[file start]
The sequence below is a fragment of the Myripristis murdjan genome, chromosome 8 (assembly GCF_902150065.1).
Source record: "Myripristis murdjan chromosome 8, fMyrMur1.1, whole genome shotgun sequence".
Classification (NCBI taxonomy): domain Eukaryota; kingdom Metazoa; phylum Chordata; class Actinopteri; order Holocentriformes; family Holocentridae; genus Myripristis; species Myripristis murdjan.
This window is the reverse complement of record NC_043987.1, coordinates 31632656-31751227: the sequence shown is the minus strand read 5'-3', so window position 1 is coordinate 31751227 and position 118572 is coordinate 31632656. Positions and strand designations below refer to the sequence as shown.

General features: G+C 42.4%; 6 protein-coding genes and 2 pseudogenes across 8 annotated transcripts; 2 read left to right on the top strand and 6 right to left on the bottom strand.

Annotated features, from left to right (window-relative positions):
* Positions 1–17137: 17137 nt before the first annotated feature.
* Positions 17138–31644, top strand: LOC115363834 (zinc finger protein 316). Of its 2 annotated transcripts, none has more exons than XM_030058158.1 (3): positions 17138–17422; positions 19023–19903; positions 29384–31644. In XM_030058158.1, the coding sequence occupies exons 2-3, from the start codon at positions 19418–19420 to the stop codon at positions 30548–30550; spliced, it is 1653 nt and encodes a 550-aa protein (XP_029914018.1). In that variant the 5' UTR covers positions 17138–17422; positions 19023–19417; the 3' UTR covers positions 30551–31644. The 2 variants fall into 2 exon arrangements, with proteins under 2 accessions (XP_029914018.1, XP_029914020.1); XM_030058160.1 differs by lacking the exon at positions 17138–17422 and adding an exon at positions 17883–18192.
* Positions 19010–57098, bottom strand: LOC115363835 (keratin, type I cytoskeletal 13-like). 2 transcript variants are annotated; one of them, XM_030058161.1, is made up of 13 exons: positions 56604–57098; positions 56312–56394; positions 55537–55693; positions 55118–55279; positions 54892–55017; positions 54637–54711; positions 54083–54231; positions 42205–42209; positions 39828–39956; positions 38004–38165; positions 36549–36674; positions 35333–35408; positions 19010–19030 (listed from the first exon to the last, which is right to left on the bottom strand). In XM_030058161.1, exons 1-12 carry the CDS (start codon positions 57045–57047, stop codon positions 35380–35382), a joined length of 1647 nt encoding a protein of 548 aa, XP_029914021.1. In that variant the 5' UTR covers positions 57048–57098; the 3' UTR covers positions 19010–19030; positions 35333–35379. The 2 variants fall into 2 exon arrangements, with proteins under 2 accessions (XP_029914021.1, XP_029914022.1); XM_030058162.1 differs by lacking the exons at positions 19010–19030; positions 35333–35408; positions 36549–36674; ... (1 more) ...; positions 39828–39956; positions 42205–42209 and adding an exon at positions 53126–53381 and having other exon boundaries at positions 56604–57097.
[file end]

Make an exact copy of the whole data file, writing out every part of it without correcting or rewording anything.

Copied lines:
The sequence below is a fragment of the Myripristis murdjan genome, chromosome 8 (assembly GCF_902150065.1).
Source record: "Myripristis murdjan chromosome 8, fMyrMur1.1, whole genome shotgun sequence".
Classification (NCBI taxonomy): domain Eukaryota; kingdom Metazoa; phylum Chordata; class Actinopteri; order Holocentriformes; family Holocentridae; genus Myripristis; species Myripristis murdjan.
This window is the reverse complement of record NC_043987.1, coordinates 31632656-31751227: the sequence shown is the minus strand read 5'-3', so window position 1 is coordinate 31751227 and position 118572 is coordinate 31632656. Positions and strand designations below refer to the sequence as shown.

General features: G+C 42.4%; 6 protein-coding genes and 2 pseudogenes across 8 annotated transcripts; 2 read left to right on the top strand and 6 right to left on the bottom strand.

Annotated features, from left to right (window-relative positions):
* Positions 1–17137: 17137 nt before the first annotated feature.
* Positions 17138–31644, top strand: LOC115363834 (zinc finger protein 316). Of its 2 annotated transcripts, none has more exons than XM_030058158.1 (3): positions 17138–17422; positions 19023–19903; positions 29384–31644. In XM_030058158.1, the coding sequence occupies exons 2-3, from the start codon at positions 19418–19420 to the stop codon at positions 30548–30550; spliced, it is 1653 nt and encodes a 550-aa protein (XP_029914018.1). In that variant the 5' UTR covers positions 17138–17422; positions 19023–19417; the 3' UTR covers positions 30551–31644. The 2 variants fall into 2 exon arrangements, with proteins under 2 accessions (XP_029914018.1, XP_029914020.1); XM_030058160.1 differs by lacking the exon at positions 17138–17422 and adding an exon at positions 17883–18192.
* Positions 19010–57098, bottom strand: LOC115363835 (keratin, type I cytoskeletal 13-like). 2 transcript variants are annotated; one of them, XM_030058161.1, is made up of 13 exons: positions 56604–57098; positions 56312–56394; positions 55537–55693; positions 55118–55279; positions 54892–55017; positions 54637–54711; positions 54083–54231; positions 42205–42209; positions 39828–39956; positions 38004–38165; positions 36549–36674; positions 35333–35408; positions 19010–19030 (listed from the first exon to the last, which is right to left on the bottom strand). In XM_030058161.1, exons 1-12 carry the CDS (start codon positions 57045–57047, stop codon positions 35380–35382), a joined length of 1647 nt encoding a protein of 548 aa, XP_029914021.1. In that variant the 5' UTR covers positions 57048–57098; the 3' UTR covers positions 19010–19030; positions 35333–35379. The 2 variants fall into 2 exon arrangements, with proteins under 2 accessions (XP_029914021.1, XP_029914022.1); XM_030058162.1 differs by lacking the exons at positions 19010–19030; positions 35333–35408; positions 36549–36674; ... (1 more) ...; positions 39828–39956; positions 42205–42209 and adding an exon at positions 53126–53381 and having other exon boundaries at positions 56604–57097.